Pointy canine teeth may be a good look for a vampire. But if you’re one of the many people whose canines are pointier than you’d like, we want you to know that there are various ways that your dentist in Sparks can use cosmetic dentistry techniques to reshape your teeth and revitalize your smile.
All About Canine Teeth
Canine teeth are those four teeth in the top and bottom of our mouths that are naturally pointy in shape. Some people refer to them as vampire’s teeth, and they can somewhat look like dogs’ teeth, hence the name canine. The unique shape of the canine teeth helps us eat by allowing us to tear, hold, and chew food. But if you think your canines are too long or too pointy, let’s check out a few ways your dentist in Sparks can help.
3 Ways to Change The Shape of Teeth
Cosmetic dentistry isn’t only meant for people who want to get a brilliantly white smile. In fact, it can fix a whole bunch of aesthetic concerns. Three of the best ways to fix pointy teeth through cosmetic dentistry are:
Dental bonding is the most conservative way a dentist can change a tooth’s appearance. The treatment involves applying a tooth-colored material to a tooth and sculpting it into an ideal size and shape. Bonding can also fix chipped teeth, slightly overlapped teeth, and even crooked teeth.
Dental veneers are thin pieces of porcelain that are attached to the front surface of teeth. They can cover up discoloration, fill in gaps, and change the size or shape of teeth. The procedure requires your dentist to remove a small portion of enamel for the veneer to fit. But after that, you’re left with a new, natural look.
Another way your dentist in Sparks can change the shape of your teeth is through tooth recontouring. This quick and easy treatment allows your dentist to use an artistic eye to gently remove tooth enamel to alter the size or shape of a tooth. Only a few millimeters of enamel are removed so it’s a painless procedure.
Changing the look of your smile doesn’t need to be complicated or expensive. Start your smile makeover journey by talking with a dentist about your options.
Dentophobia, or fear of the dentist, affects an estimated 36% of the American adult population, all with varying degrees of dental fear. From a little bit of uncertainty to a feeling of anxiousness and a flat-out phobia, there are many reasons why someone may feel uneasy about seeing their dentist in Sparks. It’s important to know that we’re here to listen and help you relax at every visit.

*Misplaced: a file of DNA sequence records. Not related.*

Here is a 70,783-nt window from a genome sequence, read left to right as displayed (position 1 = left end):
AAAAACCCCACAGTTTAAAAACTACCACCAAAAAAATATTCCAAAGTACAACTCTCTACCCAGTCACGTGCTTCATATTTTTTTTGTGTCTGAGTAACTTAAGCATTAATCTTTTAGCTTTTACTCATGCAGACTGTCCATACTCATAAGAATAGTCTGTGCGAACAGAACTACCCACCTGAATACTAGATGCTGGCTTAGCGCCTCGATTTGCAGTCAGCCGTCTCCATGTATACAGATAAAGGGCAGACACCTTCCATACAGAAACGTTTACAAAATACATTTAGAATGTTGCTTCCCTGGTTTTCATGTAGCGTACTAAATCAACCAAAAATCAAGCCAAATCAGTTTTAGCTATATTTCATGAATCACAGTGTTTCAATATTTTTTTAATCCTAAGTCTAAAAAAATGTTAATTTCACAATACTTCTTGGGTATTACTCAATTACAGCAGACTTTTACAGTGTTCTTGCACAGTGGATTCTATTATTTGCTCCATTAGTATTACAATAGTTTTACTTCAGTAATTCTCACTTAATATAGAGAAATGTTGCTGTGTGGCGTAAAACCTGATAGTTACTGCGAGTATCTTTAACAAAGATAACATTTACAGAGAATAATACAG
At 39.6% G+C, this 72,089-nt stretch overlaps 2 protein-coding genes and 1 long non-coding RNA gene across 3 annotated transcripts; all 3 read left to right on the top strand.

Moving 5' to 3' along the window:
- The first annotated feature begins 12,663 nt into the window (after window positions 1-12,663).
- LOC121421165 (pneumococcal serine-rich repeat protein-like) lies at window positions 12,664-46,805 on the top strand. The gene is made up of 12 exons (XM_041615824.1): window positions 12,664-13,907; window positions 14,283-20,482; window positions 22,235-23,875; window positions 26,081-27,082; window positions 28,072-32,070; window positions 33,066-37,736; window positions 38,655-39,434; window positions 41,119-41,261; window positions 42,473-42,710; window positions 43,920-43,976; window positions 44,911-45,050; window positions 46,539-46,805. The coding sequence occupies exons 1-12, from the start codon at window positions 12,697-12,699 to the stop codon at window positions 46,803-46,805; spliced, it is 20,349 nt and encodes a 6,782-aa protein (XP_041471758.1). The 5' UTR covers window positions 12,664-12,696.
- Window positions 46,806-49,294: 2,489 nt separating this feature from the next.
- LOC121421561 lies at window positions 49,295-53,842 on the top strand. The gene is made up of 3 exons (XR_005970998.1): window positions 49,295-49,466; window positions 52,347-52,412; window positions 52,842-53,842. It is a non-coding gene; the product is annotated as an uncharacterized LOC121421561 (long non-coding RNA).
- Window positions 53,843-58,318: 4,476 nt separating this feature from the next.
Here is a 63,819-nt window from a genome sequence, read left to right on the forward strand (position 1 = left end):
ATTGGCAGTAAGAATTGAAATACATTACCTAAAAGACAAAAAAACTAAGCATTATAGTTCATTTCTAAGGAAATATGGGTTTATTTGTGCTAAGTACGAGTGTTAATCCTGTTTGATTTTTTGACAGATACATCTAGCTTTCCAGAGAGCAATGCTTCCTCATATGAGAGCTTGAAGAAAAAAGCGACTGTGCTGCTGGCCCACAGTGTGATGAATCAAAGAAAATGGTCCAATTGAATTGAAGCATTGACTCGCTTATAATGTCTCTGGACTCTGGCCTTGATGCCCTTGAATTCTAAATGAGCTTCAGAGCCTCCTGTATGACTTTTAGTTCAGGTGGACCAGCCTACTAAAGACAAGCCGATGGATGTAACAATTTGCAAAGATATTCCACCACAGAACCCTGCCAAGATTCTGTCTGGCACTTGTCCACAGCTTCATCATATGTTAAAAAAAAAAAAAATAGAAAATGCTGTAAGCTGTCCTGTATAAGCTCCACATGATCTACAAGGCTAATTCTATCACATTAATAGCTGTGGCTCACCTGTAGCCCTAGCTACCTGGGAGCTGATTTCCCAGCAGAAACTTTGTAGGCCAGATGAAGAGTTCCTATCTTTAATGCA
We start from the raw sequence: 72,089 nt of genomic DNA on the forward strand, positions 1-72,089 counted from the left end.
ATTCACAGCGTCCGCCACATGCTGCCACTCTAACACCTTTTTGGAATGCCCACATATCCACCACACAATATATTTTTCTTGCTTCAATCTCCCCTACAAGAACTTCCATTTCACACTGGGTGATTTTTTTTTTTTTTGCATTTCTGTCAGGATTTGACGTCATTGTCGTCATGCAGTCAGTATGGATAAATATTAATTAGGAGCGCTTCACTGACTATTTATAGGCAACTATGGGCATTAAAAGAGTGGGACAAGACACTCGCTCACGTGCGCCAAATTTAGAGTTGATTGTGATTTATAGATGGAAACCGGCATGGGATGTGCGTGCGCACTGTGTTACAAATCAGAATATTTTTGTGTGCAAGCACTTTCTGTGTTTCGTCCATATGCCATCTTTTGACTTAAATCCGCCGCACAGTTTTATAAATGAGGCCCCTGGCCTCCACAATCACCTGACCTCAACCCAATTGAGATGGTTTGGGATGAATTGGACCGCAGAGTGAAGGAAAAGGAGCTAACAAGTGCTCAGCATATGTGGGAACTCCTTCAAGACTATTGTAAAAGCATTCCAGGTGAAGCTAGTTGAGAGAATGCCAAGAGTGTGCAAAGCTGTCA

Prior Dental Experiences
A study published in the National Library of Medicine found that many people who are scared of the dentist can trace their fear back to a negative experience, usually one that occurred during childhood. Now, this doesn’t necessarily mean that the dentist was bad. In fact, more research suggests that there is a correlation between the type and amount of dental treatment a child has had and the severity of their dental anxiety. For example, a child that had multiple serious treatments such as extractions is more likely to have dental fear later in life than kids who visit the dentist regularly and experience ongoing preventive care.
Even if someone personally didn’t have a negative experience in the dental chair growing up, they may still have a fear of seeing their dentist in Sparks due to learned behavior or mindset from a parent, sibling, or another close acquaintance. This is one reason why it’s so important to speak positively about seeing a dentist (or any doctor for that matter) around kids and others.
White Coat Syndrome
Occasionally, some people have a negative body reaction whenever they visit a dentist or medical doctor. This can be known as white coat syndrome. White coat syndrome can cause a spike in blood pressure whenever in a doctor’s office. An increase in blood pressure can cause someone to feel uneasy, hence the feeling of being scared of the dentist.
The same National Library of Medicine study from above also examined two types of personality traits and how they may relate to dental fear. The two traits were:
- Extraversion – warm, excitement-seeking, assertive
- Neuroticism – anxious, self-conscious, showing depressive symptoms
The scientists found that those two traits may have a correlation to dental anxiety with neuroticism being more likely to experience dental fear.
Overcoming Dental Fear
We understand that fear is a very real feeling for many people. But there are some tricks you can try to help overcome dental fear such as:
- Using relaxation techniques
- Asking about the use of sedation dentistry
- Finding the right dentist that makes you feel comfortable
- Listening to music
- Talking with your dental team about your fears and communicating often
Being relaxed and comfortable when you visit your dentist in Sparks is important for many reasons. One of those reasons is that you will be more likely to keep up with appointments every six months, which can go a long way in keeping your teeth healthy and reducing the need for complex treatment.
If you’re overdue for a dental appointment, talk with us. We’re here to help you keep you relaxed and at ease, and the more we know about your fear the better we can assist you.